"Unlike many in Washington, President Trump has shown himself to be serious about securing the border and fixing our broken immigration system. For this he is to be commended. However, the proposed compromise is not the best way forward,” Carafano said.
Trump has considered various proposals that would, in theory, allow him to shift money and resources to try to build the wall, but there are political, logistical and legal pitfalls that make those options difficult.
Since the government shutdown began four weeks ago, the two parties have ceded no ground, with Trump and Republican leaders in Congress insisting that bills to re-open the agencies include money for the wall he promised on the campaign trail. Democratic leaders have held firm to the position that Trump must agree to fund the agencies without the wall money.
A senior House Democratic aide said that similar offers had already been rejected by Democrats, and further highlighted that this proposal did not provide Dreamers full protections or a permanent solution. It was Trump himself who lifted the protections for the immigrants who were brought to the U.S. illegally by their parents, a move that was blocked in the federal courts last August. The administration has asked the Supreme Court to lift that block, but on Friday the high court took no action.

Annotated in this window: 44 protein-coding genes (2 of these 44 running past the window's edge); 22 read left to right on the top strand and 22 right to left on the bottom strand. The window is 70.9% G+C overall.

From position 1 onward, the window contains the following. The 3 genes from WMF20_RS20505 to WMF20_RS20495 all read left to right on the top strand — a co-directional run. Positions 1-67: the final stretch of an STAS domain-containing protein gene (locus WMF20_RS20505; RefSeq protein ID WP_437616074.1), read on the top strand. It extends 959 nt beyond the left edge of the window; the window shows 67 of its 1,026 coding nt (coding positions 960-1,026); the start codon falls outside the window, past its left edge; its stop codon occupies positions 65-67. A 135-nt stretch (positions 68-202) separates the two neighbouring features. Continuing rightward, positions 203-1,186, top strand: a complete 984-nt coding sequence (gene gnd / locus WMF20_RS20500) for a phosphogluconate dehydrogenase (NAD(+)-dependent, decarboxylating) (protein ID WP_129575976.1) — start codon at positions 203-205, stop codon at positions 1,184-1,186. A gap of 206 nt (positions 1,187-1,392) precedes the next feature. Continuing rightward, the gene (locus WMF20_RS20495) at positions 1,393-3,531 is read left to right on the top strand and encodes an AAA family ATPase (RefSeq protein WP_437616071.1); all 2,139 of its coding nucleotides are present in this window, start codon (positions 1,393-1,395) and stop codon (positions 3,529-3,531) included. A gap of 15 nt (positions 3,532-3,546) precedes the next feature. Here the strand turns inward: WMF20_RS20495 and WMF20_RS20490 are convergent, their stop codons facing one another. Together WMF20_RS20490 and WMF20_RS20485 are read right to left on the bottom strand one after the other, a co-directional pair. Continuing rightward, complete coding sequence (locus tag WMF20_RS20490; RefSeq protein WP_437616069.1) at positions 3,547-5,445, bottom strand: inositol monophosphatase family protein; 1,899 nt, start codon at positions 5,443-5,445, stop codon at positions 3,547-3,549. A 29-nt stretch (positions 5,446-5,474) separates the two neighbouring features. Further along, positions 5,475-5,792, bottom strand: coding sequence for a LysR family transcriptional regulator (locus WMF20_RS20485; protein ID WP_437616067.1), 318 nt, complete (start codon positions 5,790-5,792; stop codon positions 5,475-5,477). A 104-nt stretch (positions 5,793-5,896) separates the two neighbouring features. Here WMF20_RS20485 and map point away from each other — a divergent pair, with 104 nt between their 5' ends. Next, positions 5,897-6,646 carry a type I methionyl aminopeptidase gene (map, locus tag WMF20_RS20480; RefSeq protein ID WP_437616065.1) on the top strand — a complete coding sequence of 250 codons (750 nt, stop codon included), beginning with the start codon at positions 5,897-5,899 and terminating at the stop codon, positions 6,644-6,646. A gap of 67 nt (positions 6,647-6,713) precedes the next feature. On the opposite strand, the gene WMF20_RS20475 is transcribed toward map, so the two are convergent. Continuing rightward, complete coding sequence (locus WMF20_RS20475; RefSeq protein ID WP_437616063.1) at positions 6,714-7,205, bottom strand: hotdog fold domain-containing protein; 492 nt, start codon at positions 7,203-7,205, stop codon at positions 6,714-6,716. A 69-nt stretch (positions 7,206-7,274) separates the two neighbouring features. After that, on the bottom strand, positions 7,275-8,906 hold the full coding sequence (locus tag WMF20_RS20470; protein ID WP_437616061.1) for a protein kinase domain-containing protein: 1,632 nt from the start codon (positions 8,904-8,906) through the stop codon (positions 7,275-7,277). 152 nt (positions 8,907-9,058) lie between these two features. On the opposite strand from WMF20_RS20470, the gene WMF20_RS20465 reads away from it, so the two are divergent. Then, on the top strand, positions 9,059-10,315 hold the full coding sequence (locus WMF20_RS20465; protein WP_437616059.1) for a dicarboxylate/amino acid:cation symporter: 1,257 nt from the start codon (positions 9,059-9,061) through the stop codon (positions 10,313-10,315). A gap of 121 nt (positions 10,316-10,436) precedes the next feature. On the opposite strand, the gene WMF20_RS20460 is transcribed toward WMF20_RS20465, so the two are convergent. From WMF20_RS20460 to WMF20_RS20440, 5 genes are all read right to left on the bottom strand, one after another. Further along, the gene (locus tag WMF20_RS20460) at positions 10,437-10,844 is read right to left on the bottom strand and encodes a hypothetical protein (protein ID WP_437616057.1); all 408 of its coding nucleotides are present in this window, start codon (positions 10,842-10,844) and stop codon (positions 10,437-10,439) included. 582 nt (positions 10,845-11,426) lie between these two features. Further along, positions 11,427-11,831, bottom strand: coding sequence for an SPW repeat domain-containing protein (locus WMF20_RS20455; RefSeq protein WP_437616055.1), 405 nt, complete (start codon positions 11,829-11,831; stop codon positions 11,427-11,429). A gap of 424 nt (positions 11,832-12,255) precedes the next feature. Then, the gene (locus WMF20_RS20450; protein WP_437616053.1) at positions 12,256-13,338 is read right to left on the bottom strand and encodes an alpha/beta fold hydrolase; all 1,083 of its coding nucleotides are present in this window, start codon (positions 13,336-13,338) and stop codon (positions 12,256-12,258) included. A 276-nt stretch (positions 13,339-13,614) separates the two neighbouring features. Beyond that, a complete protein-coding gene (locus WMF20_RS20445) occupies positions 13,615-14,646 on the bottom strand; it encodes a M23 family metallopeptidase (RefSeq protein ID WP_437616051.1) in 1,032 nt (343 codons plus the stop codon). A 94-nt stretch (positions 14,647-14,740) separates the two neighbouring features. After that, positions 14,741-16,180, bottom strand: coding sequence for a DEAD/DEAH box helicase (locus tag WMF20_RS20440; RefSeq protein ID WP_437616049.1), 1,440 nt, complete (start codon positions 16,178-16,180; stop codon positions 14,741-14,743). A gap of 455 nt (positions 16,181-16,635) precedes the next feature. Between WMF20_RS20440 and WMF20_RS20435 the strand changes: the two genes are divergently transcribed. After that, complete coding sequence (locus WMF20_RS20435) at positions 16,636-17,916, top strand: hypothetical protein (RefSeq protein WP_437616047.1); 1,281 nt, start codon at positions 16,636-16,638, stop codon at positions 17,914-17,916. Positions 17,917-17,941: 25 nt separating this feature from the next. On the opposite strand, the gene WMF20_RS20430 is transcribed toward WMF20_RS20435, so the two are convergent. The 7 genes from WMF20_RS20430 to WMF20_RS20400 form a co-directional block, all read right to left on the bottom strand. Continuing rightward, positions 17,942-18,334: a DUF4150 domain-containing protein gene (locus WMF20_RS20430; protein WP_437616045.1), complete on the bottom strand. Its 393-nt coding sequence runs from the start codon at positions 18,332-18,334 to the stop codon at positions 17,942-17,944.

That suggests that the high court won't take up DACA this term, which would require the government to keep the program going for at least 10 more months. The court's final decision remains uncertain, however.
The wall, it appears, also remains a nonstarter.
"This is not a compromise as it includes the same wasteful, ineffective $5.7 billion wall demand that shut down the government in the first place," the aide said before Trump's remarks.
To Democrats, the only way to move forward is for the president to re-open the government and then negotiate border security.
They are willing to make a deal with the White House, the aide said, as long as it does not include "an expensive and ineffective wall that the president promised Mexico would pay for."
A senior Senate Democratic aide confirmed that Democrats were not consulted by the White House, adding that Trump is "holding more people hostage for his wall."